By Mathieu Rosemain
PARIS (Reuters) - Vivendi's Canal Plus TV arm is in exclusive talks to buy the film and pay TV operations of Orange in a deal that would allow it to add nearly 3 million subscribers and close in on Netflix in France, a source told Reuters on Friday.
Informal talks between Vivendi's Canal Plus, which already owns a third of OCS pay TV business, and Orange - France's biggest telecoms group - have been going on for months.
In addition to OCS, Canal Plus would also buy Orange Studio, the content division in charge of co-producing, selling abroad and distributing select films in France.
Orange and Canal Plus declined to comment on the talks, which were first reported by trade publication Variety.
A tie-up would have to be approved by the French competition authority, said the source with direct knowledge of the talks.
The authority blocked a similar deal in 2011, before Netflix and other streaming services shook up the pay TV market.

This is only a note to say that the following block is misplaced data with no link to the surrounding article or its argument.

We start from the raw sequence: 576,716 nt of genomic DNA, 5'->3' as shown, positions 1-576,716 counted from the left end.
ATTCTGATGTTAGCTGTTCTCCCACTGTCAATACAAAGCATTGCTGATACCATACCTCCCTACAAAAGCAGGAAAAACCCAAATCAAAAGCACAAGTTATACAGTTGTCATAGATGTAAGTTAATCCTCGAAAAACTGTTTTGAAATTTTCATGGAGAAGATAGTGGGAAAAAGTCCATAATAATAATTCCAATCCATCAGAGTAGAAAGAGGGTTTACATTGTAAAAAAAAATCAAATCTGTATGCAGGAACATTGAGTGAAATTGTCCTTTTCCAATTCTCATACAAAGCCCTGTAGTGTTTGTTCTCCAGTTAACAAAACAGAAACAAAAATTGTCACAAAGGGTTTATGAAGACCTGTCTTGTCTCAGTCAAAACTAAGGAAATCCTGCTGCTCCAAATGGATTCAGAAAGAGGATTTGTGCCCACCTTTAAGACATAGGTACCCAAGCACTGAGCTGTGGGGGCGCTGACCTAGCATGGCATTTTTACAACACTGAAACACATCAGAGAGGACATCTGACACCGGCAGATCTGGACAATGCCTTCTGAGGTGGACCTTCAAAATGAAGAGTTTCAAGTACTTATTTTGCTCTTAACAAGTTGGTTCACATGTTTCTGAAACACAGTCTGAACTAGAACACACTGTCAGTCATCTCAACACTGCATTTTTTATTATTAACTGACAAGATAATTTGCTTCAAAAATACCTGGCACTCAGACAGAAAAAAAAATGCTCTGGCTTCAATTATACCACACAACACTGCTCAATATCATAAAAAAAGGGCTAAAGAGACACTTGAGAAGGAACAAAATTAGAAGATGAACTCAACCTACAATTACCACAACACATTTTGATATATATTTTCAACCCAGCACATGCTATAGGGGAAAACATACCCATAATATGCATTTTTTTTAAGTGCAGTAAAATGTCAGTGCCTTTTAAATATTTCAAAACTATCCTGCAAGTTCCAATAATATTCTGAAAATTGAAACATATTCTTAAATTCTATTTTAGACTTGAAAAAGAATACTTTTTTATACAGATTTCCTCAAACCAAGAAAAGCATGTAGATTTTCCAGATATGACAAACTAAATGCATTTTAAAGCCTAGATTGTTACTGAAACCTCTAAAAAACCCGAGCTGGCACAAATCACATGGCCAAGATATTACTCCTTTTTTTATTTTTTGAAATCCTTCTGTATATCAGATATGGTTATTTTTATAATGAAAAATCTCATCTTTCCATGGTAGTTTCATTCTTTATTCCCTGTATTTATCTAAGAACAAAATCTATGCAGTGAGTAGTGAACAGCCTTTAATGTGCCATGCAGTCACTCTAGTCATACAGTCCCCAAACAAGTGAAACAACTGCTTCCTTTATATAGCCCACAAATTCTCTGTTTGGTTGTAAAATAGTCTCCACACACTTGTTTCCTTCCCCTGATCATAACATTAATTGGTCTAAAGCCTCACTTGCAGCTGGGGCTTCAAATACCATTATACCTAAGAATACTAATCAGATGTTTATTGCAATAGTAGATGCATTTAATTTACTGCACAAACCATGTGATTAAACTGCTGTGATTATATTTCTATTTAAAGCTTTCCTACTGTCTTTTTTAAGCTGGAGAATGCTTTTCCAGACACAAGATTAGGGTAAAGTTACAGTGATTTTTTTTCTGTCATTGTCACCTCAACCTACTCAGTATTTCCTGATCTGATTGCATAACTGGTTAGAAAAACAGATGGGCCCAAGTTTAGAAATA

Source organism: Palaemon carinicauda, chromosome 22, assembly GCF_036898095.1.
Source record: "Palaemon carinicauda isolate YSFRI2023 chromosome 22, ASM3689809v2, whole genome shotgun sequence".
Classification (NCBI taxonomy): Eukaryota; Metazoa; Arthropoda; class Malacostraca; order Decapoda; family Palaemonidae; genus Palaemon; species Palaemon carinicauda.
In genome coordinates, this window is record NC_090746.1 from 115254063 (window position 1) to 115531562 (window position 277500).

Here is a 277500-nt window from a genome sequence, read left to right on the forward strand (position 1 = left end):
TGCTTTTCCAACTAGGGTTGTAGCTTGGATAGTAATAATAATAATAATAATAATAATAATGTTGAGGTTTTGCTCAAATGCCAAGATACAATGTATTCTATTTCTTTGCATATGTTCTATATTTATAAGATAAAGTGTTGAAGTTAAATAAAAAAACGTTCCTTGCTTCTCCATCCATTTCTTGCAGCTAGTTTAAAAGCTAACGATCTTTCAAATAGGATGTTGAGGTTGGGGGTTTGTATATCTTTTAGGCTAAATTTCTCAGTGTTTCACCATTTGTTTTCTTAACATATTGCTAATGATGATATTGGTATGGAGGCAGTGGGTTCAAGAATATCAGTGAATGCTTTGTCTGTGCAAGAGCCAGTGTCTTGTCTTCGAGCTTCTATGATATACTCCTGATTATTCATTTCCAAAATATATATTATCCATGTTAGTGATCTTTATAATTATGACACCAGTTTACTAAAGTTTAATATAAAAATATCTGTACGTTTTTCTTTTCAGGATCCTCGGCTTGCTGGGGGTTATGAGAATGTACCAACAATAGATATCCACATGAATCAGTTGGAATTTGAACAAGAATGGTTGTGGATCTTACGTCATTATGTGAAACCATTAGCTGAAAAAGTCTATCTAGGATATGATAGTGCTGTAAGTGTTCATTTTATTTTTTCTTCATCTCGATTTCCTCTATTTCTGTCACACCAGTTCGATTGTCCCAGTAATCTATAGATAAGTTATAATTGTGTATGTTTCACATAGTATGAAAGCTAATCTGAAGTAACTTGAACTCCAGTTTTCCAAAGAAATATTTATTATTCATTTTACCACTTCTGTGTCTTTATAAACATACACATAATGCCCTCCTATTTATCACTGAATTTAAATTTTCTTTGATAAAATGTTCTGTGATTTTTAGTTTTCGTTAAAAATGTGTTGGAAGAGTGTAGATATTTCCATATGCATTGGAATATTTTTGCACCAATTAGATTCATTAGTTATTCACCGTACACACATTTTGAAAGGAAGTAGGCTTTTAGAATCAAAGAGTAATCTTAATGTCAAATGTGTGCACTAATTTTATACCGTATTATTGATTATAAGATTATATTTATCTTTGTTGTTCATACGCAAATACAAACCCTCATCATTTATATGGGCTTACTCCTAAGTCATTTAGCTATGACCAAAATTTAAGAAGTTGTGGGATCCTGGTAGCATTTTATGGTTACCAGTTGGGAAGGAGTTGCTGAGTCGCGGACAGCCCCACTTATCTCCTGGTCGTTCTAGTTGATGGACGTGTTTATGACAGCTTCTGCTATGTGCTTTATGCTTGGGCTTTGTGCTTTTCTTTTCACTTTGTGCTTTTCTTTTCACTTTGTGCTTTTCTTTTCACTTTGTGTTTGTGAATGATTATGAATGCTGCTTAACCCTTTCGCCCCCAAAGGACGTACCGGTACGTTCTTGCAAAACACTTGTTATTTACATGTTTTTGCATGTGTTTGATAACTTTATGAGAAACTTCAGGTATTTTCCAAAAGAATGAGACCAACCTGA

Netflix has about 10 million subscribers in France, a spokesperson for the video-streaming giant said.
Canal Plus had 9.6 million subscribers at end of June. OCS has 2.9 million subscribers.
OCS is France's second-biggest pay-TV service after Canal Plus. It is known for being the sole distributor of HBO series in France, including blockbuster "Game of Thrones".
Other TV series provided by OCS in France include "The Handmaid's Tale", distributed by U.S. subscription streaming platform Hulu, and "The Walking Dead" TV series, produced by AMC.
However, the company is loss-making and its multi-year deal with HBO only has a few weeks left and is not expected to be renewed, leading some industry observers to play down the medium-term significance of a deal with Canal Plus.
An Orange spokesperson said OCS's HBO partnership would run out at the end of 2022. This means that HBO, a subsidiary of Warner Bros Discovery, would be allowed to seal distribution deals with other players in France from the start of 2023.
An industry source said there was usually a sort of "inertia" among pay TV subscribers before they realise they are not getting the same content as before and switch to another service, adding both companies might be betting on that.
(Additional reporting by Piotr Lipinski; Writing by Silvia Aloisi, editing by Mark Potter, Emelia Sithole-Matarise and Jane Merriman)